- The Washington Times - Friday, November 19, 2010


It is hardly surprising that President Obama’s debt commission released a draft proposal last week that promised little in the way of fiscal prudence, instead increasing the size of government and leaving taxpayers to foot the bill. Like other so-called bipartisan budget deals before it, the plan sells out taxpayers for bigger government. Commission Co-chairmen Alan Simpson and Erskine Bowles released an almost trillion-dollar tax increase to pump up the bloated Pelosi-Obama-Reid spending for years to come. Accepting the bloated base line of fiscal 2010 spending and pretending that rescissions from that amount to “cuts,” they portend raising taxes to an all-time high of 21 percent of gross domestic product (GDP).

This, however, is not the first time taxpayers have been sold tax-raising snake oil with sweet promises of spending reform.

In 1990, President George H.W. Bush joined with House and Senate Democrats to craft a budget that raised taxes, breaking his “Read my lips; no new taxes” pledge. Democrats sold the president a plan that promised $2 in spending cuts for every $1 in tax increases. Not only did the spending cuts never materialize, outlays actually grew. Congressional Democrats instead spent $23 billion above the pre-budget-deal base line. Of course, the tax increases became manifest immediately - resulting in a $137 billion tax increase in exchange for the explosive spending.

Taxpayers didn’t respond kindly to this abuse. In the 1990 congressional midterms, Republicans lost eight seats, while Mr. Bush was shown the door after only one term. Lawmakers would be wise to heed the lessons learned the hard way by those who break tax pledges.

The first President Bush wasn’t the only Republican to buy into the fallacy of a bipartisan budget deal that promises spending cuts in exchange for tax increases. President Reagan signed into law the 1982 Tax Equity and Fiscal Responsibility Act, brokered with Democrats to cut spending and raise taxes. This “deal” promised $3 in spending cuts for every $1 in tax increases.

That spending restraint was never realized, either. Instead, the resulting tax increase was the largest in peacetime history, making up almost 1 percent of GDP. This $37.5 billion tax increase did nothing to shore up the spending deficit - in fact, the deficit jumped from 4 percent of GDP in 1982 to 6 percent in 1983 and did not dip back below 4 percent until after the tax reform enacted in 1986, when it dropped 1.8 percentage points to 3.2 percent in 1987.

This illustrates the misguided notion that tax increases can fix what is - at its core - an overspending problem. The Simpson-Bowles commission has ignored this simple fact, just as the budget-busting deal brokers of the past few decades did. This is not to say, however, that all is lost whenever lawmakers put their heads together to confront an overspending problem.

One commission that has resulted in taxpayer savings is the product of the Defense Base Realignment and Closure Act of 1990, which tasked a commission with closing military bases that were underused in the wake of the Cold War. The BRAC process was able to streamline military spending on underused facilities, enacting real savings for taxpayers. The success of the BRAC process can be found in its simplicity. Had the commission been tasked with opening as well as closing bases, the closures would have been forgotten. Bureaucrats, who have difficulties multitasking, would be too tempted by the political palatability of opening, rather than closing, bases. The same is true for commissions that fixate on the deficit - salivating for an excuse to raise taxes, they always forget spending cuts when government growth is a tangible option.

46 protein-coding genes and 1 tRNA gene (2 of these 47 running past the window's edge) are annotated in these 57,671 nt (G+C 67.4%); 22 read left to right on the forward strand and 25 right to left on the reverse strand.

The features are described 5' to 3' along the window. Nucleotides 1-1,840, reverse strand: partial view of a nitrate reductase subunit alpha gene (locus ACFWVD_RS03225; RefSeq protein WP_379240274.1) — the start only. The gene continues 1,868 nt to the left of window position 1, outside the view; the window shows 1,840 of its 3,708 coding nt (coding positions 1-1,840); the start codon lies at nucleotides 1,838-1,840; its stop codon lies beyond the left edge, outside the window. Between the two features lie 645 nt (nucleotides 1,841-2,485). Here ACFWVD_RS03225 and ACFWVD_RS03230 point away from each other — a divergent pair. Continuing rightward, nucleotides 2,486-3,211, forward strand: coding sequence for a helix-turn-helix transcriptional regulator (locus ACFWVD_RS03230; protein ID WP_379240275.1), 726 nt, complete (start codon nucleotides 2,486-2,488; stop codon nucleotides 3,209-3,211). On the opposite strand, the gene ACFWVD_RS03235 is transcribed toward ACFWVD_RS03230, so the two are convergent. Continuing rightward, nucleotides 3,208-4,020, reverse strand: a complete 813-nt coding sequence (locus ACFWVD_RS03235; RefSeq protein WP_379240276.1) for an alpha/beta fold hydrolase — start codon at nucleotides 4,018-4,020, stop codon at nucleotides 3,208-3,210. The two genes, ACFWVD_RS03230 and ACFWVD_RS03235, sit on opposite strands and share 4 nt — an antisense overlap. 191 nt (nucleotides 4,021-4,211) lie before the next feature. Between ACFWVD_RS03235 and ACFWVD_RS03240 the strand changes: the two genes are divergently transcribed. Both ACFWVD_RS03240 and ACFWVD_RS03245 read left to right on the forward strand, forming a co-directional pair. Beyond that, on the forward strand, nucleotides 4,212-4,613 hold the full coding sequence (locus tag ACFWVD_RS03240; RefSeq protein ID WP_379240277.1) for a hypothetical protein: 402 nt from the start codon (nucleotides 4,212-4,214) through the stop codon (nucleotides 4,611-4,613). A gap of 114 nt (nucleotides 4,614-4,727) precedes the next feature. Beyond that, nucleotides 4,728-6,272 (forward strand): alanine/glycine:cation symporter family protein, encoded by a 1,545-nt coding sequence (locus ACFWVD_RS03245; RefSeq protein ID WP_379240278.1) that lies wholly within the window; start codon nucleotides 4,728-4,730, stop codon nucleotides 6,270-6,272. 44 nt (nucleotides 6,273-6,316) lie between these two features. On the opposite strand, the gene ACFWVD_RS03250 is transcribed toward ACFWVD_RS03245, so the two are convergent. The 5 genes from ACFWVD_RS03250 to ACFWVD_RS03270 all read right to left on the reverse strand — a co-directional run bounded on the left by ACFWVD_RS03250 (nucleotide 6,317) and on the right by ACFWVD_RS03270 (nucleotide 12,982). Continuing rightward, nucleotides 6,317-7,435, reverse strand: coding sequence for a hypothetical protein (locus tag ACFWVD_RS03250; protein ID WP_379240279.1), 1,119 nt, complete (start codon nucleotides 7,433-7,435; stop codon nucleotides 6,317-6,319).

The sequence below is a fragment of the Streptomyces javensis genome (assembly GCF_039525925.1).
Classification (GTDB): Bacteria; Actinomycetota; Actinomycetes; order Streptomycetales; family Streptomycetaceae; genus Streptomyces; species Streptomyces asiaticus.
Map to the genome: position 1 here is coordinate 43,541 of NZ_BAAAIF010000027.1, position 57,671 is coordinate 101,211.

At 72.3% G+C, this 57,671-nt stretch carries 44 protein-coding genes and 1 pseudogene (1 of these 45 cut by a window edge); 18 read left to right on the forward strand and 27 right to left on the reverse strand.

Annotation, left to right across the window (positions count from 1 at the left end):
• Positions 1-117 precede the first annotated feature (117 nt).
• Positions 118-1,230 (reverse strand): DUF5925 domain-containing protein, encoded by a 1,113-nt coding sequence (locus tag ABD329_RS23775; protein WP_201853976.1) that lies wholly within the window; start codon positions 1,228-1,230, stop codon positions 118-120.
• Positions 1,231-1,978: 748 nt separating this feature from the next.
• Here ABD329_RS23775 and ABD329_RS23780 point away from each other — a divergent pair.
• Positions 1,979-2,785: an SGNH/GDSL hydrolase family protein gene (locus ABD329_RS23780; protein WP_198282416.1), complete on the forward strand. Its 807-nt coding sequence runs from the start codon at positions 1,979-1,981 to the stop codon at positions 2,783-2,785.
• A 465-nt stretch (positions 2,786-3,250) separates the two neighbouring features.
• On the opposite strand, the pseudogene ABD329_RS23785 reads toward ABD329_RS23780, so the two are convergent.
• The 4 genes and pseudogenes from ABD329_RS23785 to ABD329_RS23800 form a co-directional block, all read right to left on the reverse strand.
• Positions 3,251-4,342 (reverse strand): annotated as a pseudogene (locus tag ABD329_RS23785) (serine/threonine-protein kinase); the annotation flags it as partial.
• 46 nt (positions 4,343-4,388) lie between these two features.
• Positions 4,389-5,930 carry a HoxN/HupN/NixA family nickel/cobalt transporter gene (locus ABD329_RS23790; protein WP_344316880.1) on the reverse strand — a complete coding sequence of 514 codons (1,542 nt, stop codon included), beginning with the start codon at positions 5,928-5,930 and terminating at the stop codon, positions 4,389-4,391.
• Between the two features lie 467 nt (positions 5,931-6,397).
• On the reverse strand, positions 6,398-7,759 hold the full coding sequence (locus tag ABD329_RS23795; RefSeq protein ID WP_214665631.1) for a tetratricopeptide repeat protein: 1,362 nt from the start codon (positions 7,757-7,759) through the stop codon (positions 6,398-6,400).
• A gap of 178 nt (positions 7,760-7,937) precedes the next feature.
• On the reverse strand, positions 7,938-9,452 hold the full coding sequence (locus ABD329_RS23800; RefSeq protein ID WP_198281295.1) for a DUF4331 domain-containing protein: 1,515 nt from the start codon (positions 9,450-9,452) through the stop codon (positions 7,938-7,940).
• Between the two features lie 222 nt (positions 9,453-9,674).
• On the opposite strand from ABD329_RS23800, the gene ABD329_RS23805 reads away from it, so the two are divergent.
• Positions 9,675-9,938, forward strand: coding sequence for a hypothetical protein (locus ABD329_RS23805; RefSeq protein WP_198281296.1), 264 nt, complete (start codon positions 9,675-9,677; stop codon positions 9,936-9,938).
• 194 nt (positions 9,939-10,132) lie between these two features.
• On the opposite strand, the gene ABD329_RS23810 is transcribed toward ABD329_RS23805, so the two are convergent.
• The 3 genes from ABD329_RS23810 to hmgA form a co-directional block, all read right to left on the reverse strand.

Congress has not always been so loath to rescind spending. In the wake of explosive New Deal government growth, Sen. Harry Byrd, Virginia Democrat, created the Joint Committee on Reduction of Nonessential Federal Expenditures in 1941. The committee was meant as a balance to the appropriations committee, serving instead as an anti-appropriations committee that only cut spending. The committee, which survived until 1974, enacted real savings for taxpayers, cutting wasteful government programs and streamlining government inefficiencies. All told, the committee was able to render more than $38 billion (in 2010 dollars) in taxpayer savings, eliminating New Deal bulwarks such as the Works Projects Administration.

Just as with the BRAC Commission, the anti-appropriations committee was successful because it was focused - when new spending was taken off the table, true reform and rescissions were made easily. It is difficult to imagine today the Appropriations Committee being able to enact this kind of prudence - the proclivity to spend is simply too tempting. History has shown that politicians cannot resist spending any more than they can resist gravity when tax increases are available to them to fuel the flame of bigger government.

The moral of the story is this: Real plans for fiscal reform cut spending. However, tax increases will always be the excuse for those who lack the will to decrease the size of the state. Simpson-Bowles, which accepts near-unprecedented spending increases as the base line, is another in a long line of fiscal farces meant simply to lend the “bipartisan” label to another excuse to grow government. Even more egregious is the co-chairmen’s attempt to sell taxpayers on this “new normal” -a post-stimulus, post-bailout world in which more than a trillion dollars in overspending each year is acceptable convention. This latest bipartisan budget deal is no different from its predecessors - permanent tax increases always take hold while spending restraint is left by the wayside.

Mattie Corrao is government affairs manager at Americans for Tax Reform.

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